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From Felix Schumacher <felix.schumac...@internetallee.de>
Subject Re: JDBC PreparedStatement Cache
Date Wed, 07 Sep 2016 20:00:41 GMT
Am 06.09.2016 um 21:24 schrieb Vladimir Sitnikov:
> TL;DR: +1 for removing caching at JMeter side.
Thanks for the detailed test. I believe we are missing the close 
statements for the prepared statements. Will have a look at that tomorrow.

Regards,
  Felix
>
> I believe most applications never reuse prepared statements (I mean they
> never reuse PreparedStatement java objects).
> They just follow ps=con.prepareStatement(..);...ps.close(); pattern.
>
> So, if JMeter used "always go through con.prepareStatement" mode, then it
> would accurately model the performance for those applications.
>
>
> Just in case, I've did a single-threaded JMH benchmark (see [1]) against
> localhost on OSX 10.11 for PostgreSQL jdbc driver (pgjdbc) to check what is
> the impact for "reused vs non-reused" statement execution.
> The statement is "select 1" that produces 1 row and 1 column. Resultset is
> processed as "while(re.next()) rs.getInt(1)".
>
> Here are the results:
> Benchmark                                             (reuseStatement)
>   Mode  Cnt    Score      Error   Units
> ProcessResultSet.bindExecuteFetch                                 true
>   avgt   10   38,899 ±    0,508   us/op
> ProcessResultSet.bindExecuteFetch:·gc.alloc.rate.norm             true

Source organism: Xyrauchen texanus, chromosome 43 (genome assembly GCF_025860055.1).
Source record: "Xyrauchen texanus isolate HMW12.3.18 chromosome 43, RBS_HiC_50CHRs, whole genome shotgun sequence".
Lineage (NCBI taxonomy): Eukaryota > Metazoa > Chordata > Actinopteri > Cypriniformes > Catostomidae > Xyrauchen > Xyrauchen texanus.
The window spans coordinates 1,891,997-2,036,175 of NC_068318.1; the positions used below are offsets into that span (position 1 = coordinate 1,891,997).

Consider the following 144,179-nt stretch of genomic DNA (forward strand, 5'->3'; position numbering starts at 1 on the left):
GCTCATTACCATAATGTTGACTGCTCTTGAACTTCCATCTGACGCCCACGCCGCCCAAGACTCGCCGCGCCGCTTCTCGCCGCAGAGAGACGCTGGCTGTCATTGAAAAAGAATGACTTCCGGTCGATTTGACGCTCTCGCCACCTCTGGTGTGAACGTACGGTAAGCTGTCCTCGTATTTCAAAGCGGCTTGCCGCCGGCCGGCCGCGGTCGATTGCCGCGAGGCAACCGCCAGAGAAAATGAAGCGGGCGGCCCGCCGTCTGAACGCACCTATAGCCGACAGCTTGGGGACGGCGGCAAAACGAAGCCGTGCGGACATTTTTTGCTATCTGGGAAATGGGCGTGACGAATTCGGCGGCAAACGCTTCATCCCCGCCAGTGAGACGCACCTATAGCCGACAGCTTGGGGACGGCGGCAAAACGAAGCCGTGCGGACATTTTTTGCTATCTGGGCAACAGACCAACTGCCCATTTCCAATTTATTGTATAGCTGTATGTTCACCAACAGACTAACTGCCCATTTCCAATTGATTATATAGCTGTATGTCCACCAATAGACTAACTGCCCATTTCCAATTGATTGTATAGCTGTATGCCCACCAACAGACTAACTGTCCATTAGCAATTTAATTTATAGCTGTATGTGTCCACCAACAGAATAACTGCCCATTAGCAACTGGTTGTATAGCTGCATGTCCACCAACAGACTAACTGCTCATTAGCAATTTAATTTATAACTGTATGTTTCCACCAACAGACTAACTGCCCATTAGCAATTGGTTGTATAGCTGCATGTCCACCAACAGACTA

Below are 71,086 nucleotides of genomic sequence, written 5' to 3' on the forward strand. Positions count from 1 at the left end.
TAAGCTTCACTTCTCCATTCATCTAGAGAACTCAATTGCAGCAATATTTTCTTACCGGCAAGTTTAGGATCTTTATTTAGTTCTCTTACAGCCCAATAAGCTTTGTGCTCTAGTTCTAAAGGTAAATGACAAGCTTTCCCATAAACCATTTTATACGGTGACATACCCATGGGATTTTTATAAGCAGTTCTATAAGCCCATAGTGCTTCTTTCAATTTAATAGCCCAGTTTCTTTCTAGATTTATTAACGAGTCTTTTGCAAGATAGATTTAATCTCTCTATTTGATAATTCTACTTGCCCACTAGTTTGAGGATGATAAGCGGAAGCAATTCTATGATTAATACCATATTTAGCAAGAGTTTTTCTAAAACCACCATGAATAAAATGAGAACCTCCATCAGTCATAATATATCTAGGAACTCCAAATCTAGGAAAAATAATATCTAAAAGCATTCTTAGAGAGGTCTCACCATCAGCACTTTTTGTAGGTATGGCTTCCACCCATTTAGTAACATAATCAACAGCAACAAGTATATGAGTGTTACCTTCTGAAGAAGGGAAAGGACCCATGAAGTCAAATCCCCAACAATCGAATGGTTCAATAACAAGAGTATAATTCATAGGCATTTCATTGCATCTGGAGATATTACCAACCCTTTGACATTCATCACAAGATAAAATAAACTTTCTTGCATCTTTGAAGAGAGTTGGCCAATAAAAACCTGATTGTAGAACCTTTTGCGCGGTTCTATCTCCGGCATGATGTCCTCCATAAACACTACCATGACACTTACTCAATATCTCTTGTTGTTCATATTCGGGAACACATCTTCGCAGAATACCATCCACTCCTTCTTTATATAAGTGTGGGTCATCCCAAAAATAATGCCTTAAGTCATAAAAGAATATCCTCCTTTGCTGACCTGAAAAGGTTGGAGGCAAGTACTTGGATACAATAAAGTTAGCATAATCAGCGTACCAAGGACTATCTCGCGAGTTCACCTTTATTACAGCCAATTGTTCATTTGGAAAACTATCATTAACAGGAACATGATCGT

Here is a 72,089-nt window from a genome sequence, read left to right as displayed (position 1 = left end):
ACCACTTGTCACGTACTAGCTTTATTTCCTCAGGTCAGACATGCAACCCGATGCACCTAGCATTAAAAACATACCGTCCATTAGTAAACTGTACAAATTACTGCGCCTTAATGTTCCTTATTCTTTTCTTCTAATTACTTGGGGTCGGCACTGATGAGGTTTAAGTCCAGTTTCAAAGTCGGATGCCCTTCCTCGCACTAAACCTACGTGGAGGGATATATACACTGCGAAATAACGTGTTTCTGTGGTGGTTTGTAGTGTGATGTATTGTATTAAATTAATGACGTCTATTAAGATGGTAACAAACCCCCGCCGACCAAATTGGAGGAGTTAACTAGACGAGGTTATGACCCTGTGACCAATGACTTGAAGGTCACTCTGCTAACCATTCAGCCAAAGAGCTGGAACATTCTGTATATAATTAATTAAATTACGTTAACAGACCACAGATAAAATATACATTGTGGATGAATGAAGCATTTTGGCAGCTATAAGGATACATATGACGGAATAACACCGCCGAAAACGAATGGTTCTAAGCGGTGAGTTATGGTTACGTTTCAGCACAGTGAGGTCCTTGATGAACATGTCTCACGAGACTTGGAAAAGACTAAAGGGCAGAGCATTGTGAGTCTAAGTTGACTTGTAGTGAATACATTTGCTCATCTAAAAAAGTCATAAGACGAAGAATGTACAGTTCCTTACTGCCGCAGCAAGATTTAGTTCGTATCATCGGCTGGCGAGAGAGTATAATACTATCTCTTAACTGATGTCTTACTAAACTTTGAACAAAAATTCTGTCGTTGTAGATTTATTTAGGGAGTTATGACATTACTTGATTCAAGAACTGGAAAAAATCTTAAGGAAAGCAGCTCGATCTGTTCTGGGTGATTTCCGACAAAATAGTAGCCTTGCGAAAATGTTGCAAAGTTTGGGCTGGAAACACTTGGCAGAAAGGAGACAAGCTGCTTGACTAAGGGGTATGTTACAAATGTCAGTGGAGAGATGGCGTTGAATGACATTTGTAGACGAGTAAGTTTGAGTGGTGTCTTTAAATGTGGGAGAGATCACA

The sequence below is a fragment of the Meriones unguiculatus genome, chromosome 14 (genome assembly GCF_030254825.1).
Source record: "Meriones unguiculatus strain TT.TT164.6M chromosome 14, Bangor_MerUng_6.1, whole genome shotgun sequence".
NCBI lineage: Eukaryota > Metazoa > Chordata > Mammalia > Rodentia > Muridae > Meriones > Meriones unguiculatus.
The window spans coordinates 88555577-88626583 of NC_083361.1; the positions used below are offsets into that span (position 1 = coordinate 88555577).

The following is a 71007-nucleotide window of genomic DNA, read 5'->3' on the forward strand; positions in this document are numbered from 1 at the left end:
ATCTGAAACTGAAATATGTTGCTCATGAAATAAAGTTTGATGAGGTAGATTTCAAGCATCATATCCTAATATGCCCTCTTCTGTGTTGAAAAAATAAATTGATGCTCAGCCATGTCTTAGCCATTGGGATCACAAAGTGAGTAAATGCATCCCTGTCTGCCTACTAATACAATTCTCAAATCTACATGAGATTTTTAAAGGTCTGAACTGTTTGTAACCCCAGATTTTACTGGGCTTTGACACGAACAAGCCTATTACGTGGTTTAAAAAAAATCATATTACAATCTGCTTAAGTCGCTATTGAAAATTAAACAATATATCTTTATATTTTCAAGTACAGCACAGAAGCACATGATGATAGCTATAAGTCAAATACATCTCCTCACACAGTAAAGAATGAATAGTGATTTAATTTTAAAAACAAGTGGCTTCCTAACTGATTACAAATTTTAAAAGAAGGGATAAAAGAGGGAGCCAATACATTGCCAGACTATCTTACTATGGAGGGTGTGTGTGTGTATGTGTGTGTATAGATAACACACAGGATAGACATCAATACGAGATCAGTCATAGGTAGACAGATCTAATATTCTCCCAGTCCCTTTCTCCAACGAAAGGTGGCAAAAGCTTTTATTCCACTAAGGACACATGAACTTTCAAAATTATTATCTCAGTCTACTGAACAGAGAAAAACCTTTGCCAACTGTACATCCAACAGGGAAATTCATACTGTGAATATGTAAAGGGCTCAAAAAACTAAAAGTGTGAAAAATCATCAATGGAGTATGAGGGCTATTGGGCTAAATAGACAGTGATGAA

>   avgt   10  464,069 ±    0,228    B/op
> ProcessResultSet.bindExecuteFetch                                false
>   avgt   10   39,724 ±    0,454   us/op
> ProcessResultSet.bindExecuteFetch:·gc.alloc.rate.norm            false
>   avgt   10  752,070 ±    0,232    B/op
>
> The response time difference is 38.9us vs 39.7us, and the number of
> allocated bytes is 464 vs 752. Well, I think JMeter is not supposed to
> measure that level of details, so it is perfectly fine to ignore that at
> JMeter side.
>
> PS. If you think 464 vs 752 is significant, then remember that the case is
> sending just 4 bytes (1 int). For bigger queries the resultset size would
> greatly exceed that (752-464) difference.
>
> PPS. Bonus point for those who read this: I wonder what do you thing of
> adding "number of bytes allocated" as one more measurement done by JMeter
> (in addition to "response time")?
> It would make great sense, especially for Java samplers. OpenJDK 1.6u26+
> allows easy way to capture "number of bytes allocated" from a ThreadMXBean.
>
> [1]:
> https://github.com/pgjdbc/pgjdbc/blob/master/ubenchmark/src/main/java/org/postgresql/benchmark/statement/ProcessResultSet.java
>
>
> Vladimir
>


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